Putting the ISIS Threat in Perspective

4 minute read

If you’re having a tough time figuring out how much of a threat the Islamic State of Iraq and Greater Syria (ISIS) poses to the U.S., you’re hardly alone.

“They marry ideology, a sophistication of strategic and tactical military prowess,” Defense Secretary Chuck Hagel said on Aug. 21. “They are tremendously well-funded. Oh, this is beyond anything that we’ve seen. So we must prepare for everything.”

Secretary of State John Kerry doesn’t seem to share the Pentagon chief’s foreboding, given how ISIS fighters scattered “the minute we hit them” as they tried to take the Kurdish city of Erbil in northern Iraq. “These guys are not 10 ft. tall. They’re not as disciplined as everybody thinks,” Kerry said on Sept. 5. “They’re not as organized as everybody thinks.”

So who’s right?

To be sure, nothing grabs attention like the barbaric series of videotaped ISIS beheadings of Westerners, which continued this weekend with the release of footage of the murder of British aid worker David Haines. Such horrors generate a visceral bloodlust, and they have achieved their goal: President Obama declared last week that the U.S. military and its allies are determined to destroy ISIS.

“We have countries in this [Middle East] region, countries outside of this region, in addition to the United States, all of whom are prepared to engage in military assistance, in actual strikes, if that is what is required,” Kerry said Sunday on CBS’s Face the Nation.

There’s a parallel to al-Qaeda here. Both Sunni groups leapt to prominence only after attacking the West with its own weapons. Al-Qaeda did it with airliners; ISIS has done it with the intrepid journalists and aid workers they captured and then murdered. Their chosen tools highlight how impotent they actually are.

That became even clearer last week when the Pentagon released its first comprehensive accounting of the ISIS targets it has hit in its month-long series of more than 150 air strikes.

The single largest category — 88 of 212 individual targets, or 42% — is “armed vehicles.” Not “armored vehicles,” like a tank or personnel carrier, but civilian pickups with machine guns mounted in the rear. A pair of tanks and assorted other armor accounts for a scant 7% of the targets.

Roughly 10% are antiaircraft artillery and locations described as “IED Emplacements, Mortar Positions, [and] Machine Gun Locations.” The “facilities” on Central Command’s hit list include “Fighting Positions, Checkpoints [and] Observation Posts.”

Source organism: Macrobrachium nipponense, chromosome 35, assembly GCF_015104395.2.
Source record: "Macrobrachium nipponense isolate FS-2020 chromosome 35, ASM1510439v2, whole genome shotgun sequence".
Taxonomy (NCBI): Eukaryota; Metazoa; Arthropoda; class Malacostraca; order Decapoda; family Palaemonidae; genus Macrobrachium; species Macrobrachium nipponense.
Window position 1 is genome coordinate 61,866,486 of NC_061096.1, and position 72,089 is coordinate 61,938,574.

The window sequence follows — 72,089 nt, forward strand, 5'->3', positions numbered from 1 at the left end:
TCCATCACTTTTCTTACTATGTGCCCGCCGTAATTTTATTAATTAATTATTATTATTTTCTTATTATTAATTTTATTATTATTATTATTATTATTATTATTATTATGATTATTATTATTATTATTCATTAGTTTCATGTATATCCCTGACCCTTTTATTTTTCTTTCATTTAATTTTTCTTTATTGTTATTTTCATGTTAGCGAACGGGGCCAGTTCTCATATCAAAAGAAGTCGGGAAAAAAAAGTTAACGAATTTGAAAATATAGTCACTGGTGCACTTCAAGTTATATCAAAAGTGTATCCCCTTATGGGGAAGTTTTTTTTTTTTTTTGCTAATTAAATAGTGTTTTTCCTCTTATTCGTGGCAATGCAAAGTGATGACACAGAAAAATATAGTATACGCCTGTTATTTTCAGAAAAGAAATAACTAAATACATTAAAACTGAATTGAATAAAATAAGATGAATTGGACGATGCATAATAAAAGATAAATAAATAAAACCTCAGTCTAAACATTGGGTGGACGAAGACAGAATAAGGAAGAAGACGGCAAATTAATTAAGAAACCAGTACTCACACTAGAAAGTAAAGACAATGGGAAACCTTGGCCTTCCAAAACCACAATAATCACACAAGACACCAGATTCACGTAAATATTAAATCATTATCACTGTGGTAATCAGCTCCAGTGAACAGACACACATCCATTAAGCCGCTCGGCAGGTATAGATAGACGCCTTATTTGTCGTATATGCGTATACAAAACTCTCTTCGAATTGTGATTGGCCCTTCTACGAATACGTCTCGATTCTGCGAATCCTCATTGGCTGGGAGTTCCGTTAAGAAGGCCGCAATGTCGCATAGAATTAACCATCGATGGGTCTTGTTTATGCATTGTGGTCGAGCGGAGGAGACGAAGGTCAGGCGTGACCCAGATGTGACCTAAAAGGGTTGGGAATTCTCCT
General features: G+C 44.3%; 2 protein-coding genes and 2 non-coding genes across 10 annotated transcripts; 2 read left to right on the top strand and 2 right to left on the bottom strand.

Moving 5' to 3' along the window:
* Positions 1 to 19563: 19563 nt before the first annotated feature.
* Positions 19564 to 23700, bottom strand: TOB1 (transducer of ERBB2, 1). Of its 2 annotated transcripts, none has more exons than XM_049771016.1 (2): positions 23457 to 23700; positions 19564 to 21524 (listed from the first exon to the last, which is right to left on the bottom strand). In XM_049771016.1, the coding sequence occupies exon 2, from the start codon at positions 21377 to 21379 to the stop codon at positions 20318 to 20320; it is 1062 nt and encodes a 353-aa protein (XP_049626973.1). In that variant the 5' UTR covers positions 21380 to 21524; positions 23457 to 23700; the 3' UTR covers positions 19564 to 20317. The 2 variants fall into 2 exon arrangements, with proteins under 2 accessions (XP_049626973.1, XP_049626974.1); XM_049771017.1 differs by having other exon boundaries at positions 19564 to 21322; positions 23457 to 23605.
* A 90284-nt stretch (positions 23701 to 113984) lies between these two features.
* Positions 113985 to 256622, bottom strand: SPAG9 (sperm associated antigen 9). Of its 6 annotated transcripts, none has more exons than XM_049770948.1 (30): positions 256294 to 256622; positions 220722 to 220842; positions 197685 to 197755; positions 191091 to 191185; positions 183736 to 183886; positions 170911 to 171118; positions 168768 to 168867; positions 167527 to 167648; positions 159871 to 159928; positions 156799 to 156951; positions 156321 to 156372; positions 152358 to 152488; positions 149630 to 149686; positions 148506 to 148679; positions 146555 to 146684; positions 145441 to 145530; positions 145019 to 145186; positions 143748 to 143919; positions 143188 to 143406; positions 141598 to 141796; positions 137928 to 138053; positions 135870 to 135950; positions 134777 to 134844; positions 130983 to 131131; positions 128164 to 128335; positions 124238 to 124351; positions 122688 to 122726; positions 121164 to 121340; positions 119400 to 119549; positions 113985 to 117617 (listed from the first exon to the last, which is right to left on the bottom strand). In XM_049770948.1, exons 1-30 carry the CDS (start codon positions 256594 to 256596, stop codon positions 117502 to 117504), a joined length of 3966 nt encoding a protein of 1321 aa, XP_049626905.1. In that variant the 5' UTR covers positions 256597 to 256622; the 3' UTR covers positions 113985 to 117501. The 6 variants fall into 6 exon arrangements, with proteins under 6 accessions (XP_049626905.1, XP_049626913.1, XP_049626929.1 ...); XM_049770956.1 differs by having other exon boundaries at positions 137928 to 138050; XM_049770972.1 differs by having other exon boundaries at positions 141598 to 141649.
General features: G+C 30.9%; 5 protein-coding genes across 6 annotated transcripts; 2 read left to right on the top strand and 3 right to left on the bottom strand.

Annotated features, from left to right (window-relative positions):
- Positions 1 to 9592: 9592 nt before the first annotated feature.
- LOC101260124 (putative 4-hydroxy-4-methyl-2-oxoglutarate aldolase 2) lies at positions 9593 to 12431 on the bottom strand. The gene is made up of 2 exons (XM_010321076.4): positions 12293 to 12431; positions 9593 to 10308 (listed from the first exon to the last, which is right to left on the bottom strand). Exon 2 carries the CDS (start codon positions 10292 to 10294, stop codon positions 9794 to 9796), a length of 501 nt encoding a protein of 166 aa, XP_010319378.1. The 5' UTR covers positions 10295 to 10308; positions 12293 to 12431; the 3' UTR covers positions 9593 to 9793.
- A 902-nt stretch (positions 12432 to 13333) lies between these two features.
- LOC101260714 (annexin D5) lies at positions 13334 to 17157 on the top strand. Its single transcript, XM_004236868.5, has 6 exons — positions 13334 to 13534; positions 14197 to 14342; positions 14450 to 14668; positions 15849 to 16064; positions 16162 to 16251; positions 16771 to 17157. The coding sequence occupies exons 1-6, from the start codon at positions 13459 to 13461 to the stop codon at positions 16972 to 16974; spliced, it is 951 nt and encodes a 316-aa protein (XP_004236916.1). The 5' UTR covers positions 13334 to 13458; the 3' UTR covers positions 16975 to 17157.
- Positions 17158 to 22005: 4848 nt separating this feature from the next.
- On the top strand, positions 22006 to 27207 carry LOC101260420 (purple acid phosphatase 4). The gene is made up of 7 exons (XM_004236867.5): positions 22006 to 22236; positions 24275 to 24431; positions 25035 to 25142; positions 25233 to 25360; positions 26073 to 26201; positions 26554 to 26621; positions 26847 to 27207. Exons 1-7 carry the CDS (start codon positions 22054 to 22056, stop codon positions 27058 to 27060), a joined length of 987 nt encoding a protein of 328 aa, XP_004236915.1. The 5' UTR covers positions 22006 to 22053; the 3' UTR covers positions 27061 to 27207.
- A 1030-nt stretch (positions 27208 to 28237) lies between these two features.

This is not an arsenal, but a ragtag collection, including gear the U.S. supplied to the Iraqi army, which ISIS seized after driving Iraqi forces from Mosul (the U.S. has attacked 37 ISIS Humvees built in Mishawaka, Ind.).

Of course, foes don’t need huge and costly weapons to be effective. The 9/11 hijackers murdered over 3,000 armed with nothing more than $2 box cutters. But they did that by exploiting yawning vulnerabilities in commercial-aviation security. The terrorists’ caginess must be trumped by wily thinking by the U.S. and its allies, a strategy in which air strikes can only play a supporting role.

Paltry gear shouldn’t been viewed as evidence of ISIS’ inherent weakness. It is waging war on a far broader battlefield than that being attacked by U.S. warplanes. That means it cannot be defeated by military means alone. Until the underlying causes for ISIS’s rise — the anti-Sunni governments in Iraq and Syria chief among them — are dealt with, ISIS will pose a real threat to the civilized world.

But it’s also important to realize that ISIS has succeeded only where it has been unopposed. Its proclaimed state is in the middle of one of the world’s most-heavily-armed regions, and it has shown little ability or desire to challenge a motivated military force.

They say nature abhors a vacuum. So do terrorists, judging by the CIA’s assessment Thursday that ISIS has grown from 10,000 to as many as 31,500 fighters over the summer, owing in no small part to its military success. They’re eager to plant their black flags in ungoverned terrain. That the West permitted such a fertile field in which ISIS could take root — in fact, all but plowed and sowed it — is the real harvest of the Iraq War.

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